Sean O’Hagan: The Guardian

When I first started out, photography was very male and not really considered art,” says Hannah Starkey. “I didn’t set out to have a feminist agenda, it was more that my interest in making work about women comes from the simple fact that I am one. That commonality of experience is at the heart of what I do as an artist.”

Now 47, Starkey has been making images of ordinary women for more than 20 years, her complex, cleverly choreographed portraits blurring the lines between portraiture, documentary and staging. A new book, Photographs 1997-2017, is a selective survey of an artistic career that started in spectacular fashion when her MA show in 1998 caused quite a stir in the London art world and has since settled into a quiet, consistently attentive exploration of female experience that also implicitly questions how women are represented elsewhere in our profligate image culture. …Read More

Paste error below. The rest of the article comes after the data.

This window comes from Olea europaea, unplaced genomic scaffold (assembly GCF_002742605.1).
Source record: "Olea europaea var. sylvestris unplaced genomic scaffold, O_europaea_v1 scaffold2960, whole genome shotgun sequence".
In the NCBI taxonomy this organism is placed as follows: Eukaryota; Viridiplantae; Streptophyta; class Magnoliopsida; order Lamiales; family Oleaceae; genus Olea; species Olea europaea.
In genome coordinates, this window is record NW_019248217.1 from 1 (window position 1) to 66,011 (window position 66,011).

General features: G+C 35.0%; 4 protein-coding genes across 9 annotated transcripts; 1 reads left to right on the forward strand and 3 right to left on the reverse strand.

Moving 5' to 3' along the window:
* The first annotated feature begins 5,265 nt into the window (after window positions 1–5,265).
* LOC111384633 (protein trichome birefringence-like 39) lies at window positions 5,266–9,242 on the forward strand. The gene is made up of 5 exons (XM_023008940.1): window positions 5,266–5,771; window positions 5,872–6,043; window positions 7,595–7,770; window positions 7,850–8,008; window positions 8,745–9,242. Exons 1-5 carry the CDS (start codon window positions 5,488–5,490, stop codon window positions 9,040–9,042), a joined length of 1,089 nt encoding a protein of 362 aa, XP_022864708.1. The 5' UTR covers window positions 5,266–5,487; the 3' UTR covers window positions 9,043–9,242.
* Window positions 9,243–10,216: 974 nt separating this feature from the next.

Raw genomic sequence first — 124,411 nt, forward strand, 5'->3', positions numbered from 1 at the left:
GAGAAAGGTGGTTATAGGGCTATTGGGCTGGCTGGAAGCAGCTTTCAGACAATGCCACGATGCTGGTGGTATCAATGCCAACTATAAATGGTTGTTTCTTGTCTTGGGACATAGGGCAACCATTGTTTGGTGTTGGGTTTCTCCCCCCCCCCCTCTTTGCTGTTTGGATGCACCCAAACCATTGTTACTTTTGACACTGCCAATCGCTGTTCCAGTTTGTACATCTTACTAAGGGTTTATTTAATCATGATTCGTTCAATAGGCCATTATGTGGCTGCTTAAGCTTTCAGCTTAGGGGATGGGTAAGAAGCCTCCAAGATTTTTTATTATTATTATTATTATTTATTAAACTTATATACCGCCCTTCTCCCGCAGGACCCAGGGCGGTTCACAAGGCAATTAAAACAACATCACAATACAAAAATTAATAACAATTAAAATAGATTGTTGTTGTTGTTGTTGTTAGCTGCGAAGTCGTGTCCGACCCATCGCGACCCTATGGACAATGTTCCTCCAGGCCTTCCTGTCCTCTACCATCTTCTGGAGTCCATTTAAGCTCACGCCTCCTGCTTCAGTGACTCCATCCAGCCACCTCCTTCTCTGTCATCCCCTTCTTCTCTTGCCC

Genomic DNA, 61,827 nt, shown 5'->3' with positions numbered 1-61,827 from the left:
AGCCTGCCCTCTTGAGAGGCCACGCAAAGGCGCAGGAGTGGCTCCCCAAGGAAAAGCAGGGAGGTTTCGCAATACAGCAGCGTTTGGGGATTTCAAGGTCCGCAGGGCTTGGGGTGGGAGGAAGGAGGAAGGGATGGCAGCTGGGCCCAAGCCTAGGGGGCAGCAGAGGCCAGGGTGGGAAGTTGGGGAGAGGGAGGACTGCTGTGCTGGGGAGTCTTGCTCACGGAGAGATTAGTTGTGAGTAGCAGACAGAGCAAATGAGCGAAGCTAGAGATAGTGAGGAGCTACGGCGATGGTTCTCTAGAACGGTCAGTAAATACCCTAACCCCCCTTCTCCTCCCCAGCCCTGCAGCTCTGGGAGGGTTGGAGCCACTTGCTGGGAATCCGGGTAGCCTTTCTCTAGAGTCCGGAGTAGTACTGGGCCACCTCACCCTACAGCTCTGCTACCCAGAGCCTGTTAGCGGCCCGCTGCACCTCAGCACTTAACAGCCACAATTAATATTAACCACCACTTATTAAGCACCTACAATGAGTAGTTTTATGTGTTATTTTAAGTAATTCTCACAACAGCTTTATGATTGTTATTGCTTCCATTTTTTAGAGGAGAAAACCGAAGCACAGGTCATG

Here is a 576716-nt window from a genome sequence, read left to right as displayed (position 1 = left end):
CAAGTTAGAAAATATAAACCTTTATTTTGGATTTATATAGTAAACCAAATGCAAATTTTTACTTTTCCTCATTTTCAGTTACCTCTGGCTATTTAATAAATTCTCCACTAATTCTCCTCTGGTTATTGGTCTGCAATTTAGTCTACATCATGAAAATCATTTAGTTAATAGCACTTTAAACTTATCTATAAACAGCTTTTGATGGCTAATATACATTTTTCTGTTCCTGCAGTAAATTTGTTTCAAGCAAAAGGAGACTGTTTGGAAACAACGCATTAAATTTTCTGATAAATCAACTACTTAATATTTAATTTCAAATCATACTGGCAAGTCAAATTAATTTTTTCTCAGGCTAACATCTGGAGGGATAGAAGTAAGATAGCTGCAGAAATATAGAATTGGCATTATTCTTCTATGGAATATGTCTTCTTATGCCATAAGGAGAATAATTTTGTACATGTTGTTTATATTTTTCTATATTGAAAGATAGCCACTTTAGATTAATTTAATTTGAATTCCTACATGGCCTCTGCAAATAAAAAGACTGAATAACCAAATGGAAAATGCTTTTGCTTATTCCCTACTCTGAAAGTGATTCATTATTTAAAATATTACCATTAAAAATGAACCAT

Pictured: Untitled, May 1997. All images courtesy of Hannah Starkey and Mack.